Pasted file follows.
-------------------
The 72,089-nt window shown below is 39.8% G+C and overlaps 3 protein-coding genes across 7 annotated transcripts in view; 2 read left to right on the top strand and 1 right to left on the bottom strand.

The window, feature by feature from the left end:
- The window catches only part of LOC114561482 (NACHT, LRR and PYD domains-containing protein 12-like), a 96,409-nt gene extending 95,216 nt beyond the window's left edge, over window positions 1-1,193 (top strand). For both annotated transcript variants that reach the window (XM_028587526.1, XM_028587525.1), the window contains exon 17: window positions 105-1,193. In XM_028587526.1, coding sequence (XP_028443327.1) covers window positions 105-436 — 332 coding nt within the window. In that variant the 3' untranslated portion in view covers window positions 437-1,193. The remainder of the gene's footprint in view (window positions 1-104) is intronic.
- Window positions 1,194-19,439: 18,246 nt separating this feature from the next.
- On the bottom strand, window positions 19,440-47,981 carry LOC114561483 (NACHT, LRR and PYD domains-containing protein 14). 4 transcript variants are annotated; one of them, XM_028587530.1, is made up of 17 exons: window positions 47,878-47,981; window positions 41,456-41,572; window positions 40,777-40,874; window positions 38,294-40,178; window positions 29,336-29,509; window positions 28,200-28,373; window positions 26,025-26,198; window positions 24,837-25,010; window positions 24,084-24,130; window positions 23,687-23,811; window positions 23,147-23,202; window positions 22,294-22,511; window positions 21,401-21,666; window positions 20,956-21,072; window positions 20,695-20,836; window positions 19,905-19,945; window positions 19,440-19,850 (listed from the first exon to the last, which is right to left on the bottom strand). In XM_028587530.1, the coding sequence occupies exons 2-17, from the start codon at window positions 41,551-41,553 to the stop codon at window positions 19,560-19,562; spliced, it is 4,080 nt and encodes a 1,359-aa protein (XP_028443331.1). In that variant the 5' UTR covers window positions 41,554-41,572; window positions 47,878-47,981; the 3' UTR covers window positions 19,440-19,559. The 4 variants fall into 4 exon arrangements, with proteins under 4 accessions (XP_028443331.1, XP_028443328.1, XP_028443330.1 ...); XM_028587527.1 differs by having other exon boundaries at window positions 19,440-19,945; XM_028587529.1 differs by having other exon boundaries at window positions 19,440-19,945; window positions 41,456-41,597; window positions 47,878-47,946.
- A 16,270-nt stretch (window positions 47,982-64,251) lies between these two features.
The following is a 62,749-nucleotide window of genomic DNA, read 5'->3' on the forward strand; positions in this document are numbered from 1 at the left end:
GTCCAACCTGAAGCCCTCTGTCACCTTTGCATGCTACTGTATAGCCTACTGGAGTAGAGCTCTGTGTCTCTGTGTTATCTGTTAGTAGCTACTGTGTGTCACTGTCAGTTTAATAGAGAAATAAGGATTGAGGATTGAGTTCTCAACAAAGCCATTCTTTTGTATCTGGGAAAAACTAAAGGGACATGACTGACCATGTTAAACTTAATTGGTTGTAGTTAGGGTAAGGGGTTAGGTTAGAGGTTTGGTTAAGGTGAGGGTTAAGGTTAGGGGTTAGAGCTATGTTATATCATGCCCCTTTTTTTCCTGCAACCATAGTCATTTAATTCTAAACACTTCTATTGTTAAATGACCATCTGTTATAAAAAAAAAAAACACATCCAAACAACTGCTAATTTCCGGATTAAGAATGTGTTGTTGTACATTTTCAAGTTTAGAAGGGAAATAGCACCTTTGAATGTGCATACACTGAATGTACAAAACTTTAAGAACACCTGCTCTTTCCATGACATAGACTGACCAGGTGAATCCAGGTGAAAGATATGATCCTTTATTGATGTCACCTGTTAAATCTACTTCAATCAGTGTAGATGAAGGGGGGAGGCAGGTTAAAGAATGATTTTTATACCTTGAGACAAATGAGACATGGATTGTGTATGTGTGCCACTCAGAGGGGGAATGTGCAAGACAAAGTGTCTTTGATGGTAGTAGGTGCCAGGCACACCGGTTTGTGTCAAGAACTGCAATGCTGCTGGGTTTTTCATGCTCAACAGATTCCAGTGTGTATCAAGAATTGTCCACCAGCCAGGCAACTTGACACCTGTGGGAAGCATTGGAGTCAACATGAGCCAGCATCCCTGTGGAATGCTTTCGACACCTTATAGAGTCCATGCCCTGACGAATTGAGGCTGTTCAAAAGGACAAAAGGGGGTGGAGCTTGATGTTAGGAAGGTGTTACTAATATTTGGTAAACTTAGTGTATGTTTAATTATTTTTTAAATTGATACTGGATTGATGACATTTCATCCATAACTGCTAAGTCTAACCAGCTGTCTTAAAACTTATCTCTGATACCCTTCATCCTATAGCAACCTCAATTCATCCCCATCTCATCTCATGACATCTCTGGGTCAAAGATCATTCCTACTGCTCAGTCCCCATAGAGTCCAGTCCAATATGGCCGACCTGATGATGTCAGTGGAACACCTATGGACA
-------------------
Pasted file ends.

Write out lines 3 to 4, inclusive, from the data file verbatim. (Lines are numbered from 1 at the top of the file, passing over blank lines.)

- The window catches only part of LOC114561482 (NACHT, LRR and PYD domains-containing protein 12-like), a 96,409-nt gene extending 95,216 nt beyond the window's left edge, over window positions 1-1,193 (top strand). For both annotated transcript variants that reach the window (XM_028587526.1, XM_028587525.1), the window contains exon 17: window positions 105-1,193. In XM_028587526.1, coding sequence (XP_028443327.1) covers window positions 105-436 — 332 coding nt within the window. In that variant the 3' untranslated portion in view covers window positions 437-1,193. The remainder of the gene's footprint in view (window positions 1-104) is intronic.
- Window positions 1,194-19,439: 18,246 nt separating this feature from the next.